By: Donna Holm
With the recent passing of the American Rescue Plan, states have received some much-needed help from the Federal government to aid in jump-starting small business and enabling expansion initiatives. Many business owners have also realized that while some state funds have been made available to retain employees and stay afloat, they are forced to understand a complex set of rules within already confusing state laws, especially regarding state conformity to Federal legislation and the existence of a remote workforce.
Since each state operates under its own set of rules, businesses are forced to assess their state tax compliance in a more comprehensive manner than ever before. For example, the Federal change to allow deductions for expenses paid with PPP money helped many businesses, until the owners realized that their state may not have conformed to this change, and a large state tax bill followed.
The first step in understanding the state tax environment is to understand nexus. The concept of nexus has always plagued business owners, particularly in the sales tax arena. Nexus is the minimum level of activity or connection to be subject to tax, whether sales tax, income tax, or both, in the context of physical presence in a state or an economic presence in a state. States are assessing their ability to meet their budgets, and as a result new guidance continues to be issued, often broadening their tax base. Business owners need to watch carefully to be able to pivot and implement changes quickly should the need arise.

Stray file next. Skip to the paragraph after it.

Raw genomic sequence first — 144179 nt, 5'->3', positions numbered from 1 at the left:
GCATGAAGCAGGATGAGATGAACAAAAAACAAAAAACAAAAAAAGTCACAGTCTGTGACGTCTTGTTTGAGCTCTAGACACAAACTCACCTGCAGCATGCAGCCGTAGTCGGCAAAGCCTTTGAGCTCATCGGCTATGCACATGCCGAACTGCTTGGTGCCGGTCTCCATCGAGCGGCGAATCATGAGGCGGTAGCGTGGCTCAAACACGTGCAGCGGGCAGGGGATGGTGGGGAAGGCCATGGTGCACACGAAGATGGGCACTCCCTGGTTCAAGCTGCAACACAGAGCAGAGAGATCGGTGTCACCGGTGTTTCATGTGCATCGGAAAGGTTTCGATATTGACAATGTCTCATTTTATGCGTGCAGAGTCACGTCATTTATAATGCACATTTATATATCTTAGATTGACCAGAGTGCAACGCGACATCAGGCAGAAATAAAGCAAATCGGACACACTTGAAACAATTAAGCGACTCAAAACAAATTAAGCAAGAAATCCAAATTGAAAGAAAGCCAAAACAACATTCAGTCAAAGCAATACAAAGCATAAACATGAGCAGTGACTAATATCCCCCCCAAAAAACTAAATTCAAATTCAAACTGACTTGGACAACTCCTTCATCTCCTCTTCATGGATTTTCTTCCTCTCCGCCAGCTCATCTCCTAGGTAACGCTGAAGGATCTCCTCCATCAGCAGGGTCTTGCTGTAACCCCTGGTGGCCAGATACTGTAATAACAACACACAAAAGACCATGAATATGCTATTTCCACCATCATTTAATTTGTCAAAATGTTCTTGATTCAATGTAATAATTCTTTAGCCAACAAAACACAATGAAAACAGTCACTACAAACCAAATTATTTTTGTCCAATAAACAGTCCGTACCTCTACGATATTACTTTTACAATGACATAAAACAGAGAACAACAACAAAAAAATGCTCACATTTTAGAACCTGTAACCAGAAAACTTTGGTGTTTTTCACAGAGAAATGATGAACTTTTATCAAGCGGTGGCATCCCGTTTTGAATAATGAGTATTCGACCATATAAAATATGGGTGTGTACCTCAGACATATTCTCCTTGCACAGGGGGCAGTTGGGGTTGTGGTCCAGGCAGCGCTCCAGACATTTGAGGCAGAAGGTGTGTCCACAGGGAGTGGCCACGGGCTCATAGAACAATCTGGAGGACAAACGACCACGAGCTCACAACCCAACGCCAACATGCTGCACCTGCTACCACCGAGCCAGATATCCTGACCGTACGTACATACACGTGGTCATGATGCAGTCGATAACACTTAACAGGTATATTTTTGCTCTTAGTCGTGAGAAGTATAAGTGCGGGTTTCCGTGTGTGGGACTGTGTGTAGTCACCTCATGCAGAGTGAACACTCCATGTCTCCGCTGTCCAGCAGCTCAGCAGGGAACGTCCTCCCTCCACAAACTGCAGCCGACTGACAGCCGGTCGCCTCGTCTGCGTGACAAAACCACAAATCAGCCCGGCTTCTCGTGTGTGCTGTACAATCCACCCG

One area that is unprecedented is the evaluation regarding a remote workforce. Some business owners have taken advantage of the move to remote to reduce office space overhead, or have even permanently closed some locations. Employees may be working at home, they may have relocated closer to other family, or have just taken advantage of the ability to work anywhere as long as a good internet connection is available. Employers need to contemplate state tax exposure as this temporary phenomenon may have morphed into a permanent way of life for some businesses.
A new remote workforce presents challenges. The general rule is that employers should be withholding state income taxes in the state where the employee performs the work. This is an easy determination when workers are present in the employer’s offices. With a remote workforce, assuming business as usual may be a mistake. States are enacting legislation that directly affect employees working remotely in another state where the employer does not have a physical location. Some states have provided temporary relief for pandemic-related cross-border employees. For those states that have not addressed this issue, or where guidance is lacking, companies need to evaluate where their workers are, and perform a self-audit as to the issues created by their remote workforce. The presence of employees in some states will trigger nexus. For example, if an employee travels to Michigan to work in a cabin even one day this summer, the employee would be subject to Michigan state income tax. In addition to nexus issues, payroll withholding issues may emerge. Employees may seek guidance as to the filing of nonresident/part-year resident tax returns in light of being under-withheld. Employees should also be proactive in advising employers as to where their work is being performed so that employers may match their withholding tax accordingly. Also important to note is that many local governments also impose an income tax on employees that may require withholding tax revisions.
Noncompliance is widespread and most companies are not even aware of the challenges. Employers should survey their workforces to make a determination as to their risk of exposure. Consult with a tax advisor familiar with these type of issues to create a plan for compliance and avoid penalties down the road.